Americans Share Harsh Truths The Rest Of The World Is Probably Not Ready To Hear Yet, Here Are Their 30 Answers
It’s no secret that the most powerful country in the world often stands out from the rest. And if there’s one thing we can all agree on, people seem obsessed with sharing deeply held beliefs about the nation. Whether it's hilarious memes that poke fun at the country or things America is doing right, opinions about the US are split. But as they say, with great power comes great responsibility, so why don’t we let the citizens themselves speak their minds for a change?
Well, Redditor Tell_me_why- did precisely that when they reached out to the Ask Reddit community: "Americans, what is the rest of the world not ready to hear?" The post immediately became a hit. Thousands of users wasted no time typing out the quirky things that people from other countries are unaware of, and sharing some hard truths along the way.
To get to the bottom of this question, we’ve gone through the thread and picked out some of the most surprising and thought-provoking responses to share with you all. Continue scrolling to read through these answers, as well as our interview with travel writer and blogger from the US, Megan Starr. Then upvote the posts you agree with and be sure to share your own takes with us below in the comments!
More Americans would travel if they could. There is criticism of Americans not being curious of other cultures. Some of that is valid, but travel isn't easily within people's means in the US. With no mandated vacation time and crippling low wages, having the time and money to travel to other countries isn't realistic for most Americans.
The only reason "Florida Man" exists is because of Florida's laws about the accessibility of crime documentation, which makes it a goldmine for tabloid journalism.
On the Fourth of July, millions of Americans celebrate their nation’s birthday by having parades, setting off fireworks, and, apparently, reflecting on the values that have carried the country since the adoption of the Declaration of Independence. After all, we’re used to hearing non-citizens having some strong opinions about the US, but according to this viral Reddit thread in question, Americans have plenty to say as well.
We reached out to Megan Starr who is originally from Virginia, US, to hear more about this topic. She is one of the founders of a travel blog called Megan & Aram that’s all about visiting Scandinavia, the Eastern bloc, and beyond. Before going on her adventures to explore and learn more about the world, she also traveled across the US, visiting every undeniably beautiful corner from Hawaii to the Great Lakes.
Megan told Bored Panda she has been living abroad for 12 years of her adult life but is currently visiting her family back home. "The atmosphere is sad," the blogger revealed. "The division is sad. Everything is politicized currently, and regardless of which side someone stands on, no one really seems content here at the moment."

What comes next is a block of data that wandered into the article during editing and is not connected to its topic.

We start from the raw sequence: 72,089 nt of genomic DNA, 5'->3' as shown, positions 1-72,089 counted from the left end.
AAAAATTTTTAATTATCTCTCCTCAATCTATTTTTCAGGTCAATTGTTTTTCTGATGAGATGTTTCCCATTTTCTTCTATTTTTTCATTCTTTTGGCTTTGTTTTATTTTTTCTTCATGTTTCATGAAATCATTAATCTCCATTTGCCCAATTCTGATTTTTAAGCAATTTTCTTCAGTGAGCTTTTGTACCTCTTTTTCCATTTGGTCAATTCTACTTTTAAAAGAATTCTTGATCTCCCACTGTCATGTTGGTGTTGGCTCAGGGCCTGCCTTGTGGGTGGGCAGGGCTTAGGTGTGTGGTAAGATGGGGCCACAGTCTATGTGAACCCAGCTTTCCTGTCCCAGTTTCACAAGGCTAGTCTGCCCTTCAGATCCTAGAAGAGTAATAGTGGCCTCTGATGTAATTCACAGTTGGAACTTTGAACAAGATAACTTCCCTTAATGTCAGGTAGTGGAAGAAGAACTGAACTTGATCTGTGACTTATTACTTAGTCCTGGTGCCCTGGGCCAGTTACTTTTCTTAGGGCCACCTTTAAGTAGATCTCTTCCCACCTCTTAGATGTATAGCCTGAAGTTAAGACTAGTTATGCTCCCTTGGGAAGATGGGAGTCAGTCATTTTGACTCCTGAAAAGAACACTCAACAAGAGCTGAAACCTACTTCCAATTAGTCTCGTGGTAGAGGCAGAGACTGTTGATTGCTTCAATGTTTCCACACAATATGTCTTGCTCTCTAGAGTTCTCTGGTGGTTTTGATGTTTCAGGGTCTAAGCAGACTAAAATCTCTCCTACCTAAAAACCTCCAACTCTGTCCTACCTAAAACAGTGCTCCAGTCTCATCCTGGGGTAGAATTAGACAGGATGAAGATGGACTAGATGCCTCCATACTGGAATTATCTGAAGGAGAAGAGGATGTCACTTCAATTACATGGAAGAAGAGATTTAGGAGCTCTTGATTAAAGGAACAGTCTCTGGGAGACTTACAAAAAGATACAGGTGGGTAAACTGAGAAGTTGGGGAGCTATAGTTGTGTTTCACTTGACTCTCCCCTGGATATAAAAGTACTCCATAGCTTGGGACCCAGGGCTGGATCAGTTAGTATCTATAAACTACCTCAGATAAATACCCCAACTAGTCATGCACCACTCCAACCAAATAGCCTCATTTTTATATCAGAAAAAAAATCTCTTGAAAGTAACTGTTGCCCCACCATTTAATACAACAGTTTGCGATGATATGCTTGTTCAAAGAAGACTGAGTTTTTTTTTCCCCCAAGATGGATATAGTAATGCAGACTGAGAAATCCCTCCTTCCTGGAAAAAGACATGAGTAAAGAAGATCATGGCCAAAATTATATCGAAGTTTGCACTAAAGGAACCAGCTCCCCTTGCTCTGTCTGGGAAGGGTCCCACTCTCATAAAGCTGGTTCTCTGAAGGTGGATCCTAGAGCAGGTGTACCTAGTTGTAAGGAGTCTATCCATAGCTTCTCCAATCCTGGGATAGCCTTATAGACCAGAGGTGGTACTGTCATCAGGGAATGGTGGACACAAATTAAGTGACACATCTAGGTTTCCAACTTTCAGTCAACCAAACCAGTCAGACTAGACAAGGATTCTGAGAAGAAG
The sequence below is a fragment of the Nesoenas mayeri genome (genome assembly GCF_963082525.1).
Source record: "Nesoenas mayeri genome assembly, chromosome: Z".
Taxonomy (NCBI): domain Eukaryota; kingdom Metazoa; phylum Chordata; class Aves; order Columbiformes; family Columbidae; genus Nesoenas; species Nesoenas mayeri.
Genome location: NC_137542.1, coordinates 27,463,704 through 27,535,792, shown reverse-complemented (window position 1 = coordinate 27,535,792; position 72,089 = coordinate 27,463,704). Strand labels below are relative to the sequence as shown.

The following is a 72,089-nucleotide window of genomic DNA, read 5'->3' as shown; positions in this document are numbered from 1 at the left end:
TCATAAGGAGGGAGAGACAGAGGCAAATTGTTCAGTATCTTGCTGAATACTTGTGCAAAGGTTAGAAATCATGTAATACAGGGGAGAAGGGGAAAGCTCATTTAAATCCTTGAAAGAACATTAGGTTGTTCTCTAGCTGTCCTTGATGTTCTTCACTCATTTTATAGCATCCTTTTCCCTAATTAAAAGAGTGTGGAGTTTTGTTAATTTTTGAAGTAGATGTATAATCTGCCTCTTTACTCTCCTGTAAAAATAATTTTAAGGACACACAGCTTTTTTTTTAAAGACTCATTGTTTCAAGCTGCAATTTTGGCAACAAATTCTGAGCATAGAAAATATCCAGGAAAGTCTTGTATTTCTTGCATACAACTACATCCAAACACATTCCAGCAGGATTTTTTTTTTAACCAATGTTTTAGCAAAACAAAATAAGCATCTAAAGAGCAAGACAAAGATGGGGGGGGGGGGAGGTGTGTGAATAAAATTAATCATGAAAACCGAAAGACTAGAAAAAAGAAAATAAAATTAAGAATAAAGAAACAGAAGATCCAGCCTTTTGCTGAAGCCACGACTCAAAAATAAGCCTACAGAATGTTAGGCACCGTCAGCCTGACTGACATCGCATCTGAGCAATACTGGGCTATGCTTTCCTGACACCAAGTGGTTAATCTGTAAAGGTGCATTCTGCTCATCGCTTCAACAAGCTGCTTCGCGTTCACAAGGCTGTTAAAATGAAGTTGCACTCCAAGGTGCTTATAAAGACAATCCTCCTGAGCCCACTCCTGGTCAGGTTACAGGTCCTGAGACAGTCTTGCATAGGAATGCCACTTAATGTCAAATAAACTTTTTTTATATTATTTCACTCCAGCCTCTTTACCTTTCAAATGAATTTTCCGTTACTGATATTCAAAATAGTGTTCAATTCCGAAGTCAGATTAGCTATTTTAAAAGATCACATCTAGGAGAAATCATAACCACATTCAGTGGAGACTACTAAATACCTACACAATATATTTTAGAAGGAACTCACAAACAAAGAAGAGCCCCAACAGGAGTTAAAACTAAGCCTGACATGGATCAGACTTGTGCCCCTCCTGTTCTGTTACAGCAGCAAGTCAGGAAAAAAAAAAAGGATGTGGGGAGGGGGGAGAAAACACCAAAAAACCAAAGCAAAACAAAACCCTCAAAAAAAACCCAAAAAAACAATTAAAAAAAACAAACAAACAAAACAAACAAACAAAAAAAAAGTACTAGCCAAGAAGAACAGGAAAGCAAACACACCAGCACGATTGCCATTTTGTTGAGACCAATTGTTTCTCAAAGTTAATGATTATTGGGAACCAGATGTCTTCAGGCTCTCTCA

I went to Italy and there was a restaurant selling "American pizza" which was pizza with french fries hot dogs and more ranch than pizza. He said it's authentic American pizza and it's how everyone eats pizza over there. I told him I'm from America and I've never once seen anyone eat that... He told me i was wrong and it's how all Americas eat pizza
Y'all are crazy too
Despite there being an obesity epidemic, there are many MANY children who are hungry. Unfortunately, the foster care system is a worse outcome sometimes. We have many, many hungry children.
The government is not an accurate reflection of the people. The vast majority of Americans are moderates who have views all over the spectrum depending on the topic.
When asked about her thoughts on the situation in the US right now, Megan said it seems like people are stuck in a never-ending circle, and no one sees the bigger picture. "Even the ones merrily taking rights away from others are still whining about things," she referred to the Supreme Court's recent decision to overturn Roe v. Wade, clearing the way for dozens of states to ban abortions and ending the constitutional right to safely terminate pregnancy for millions of Americans.
But according to Megan, it doesn’t stop there. "You have people complaining about losing their 401k, yet they donʻt want more government involvement to help people have a seamless and stressless retirement. You have others complaining about gas prices, yet they donʻt want to invest in electric cars or research or public transportation. You have others whining about having to get a vaccine because it is 'their body, their freedom,' yet many of these same people want to impose restrictions on female bodies."
A lot of the world may know the origin story of America. At its core, it began as an experiment in decentralization of authority with the goal that there would be no overarching ruler deciding what you can and can't do. That's why the concept of states' rights exist.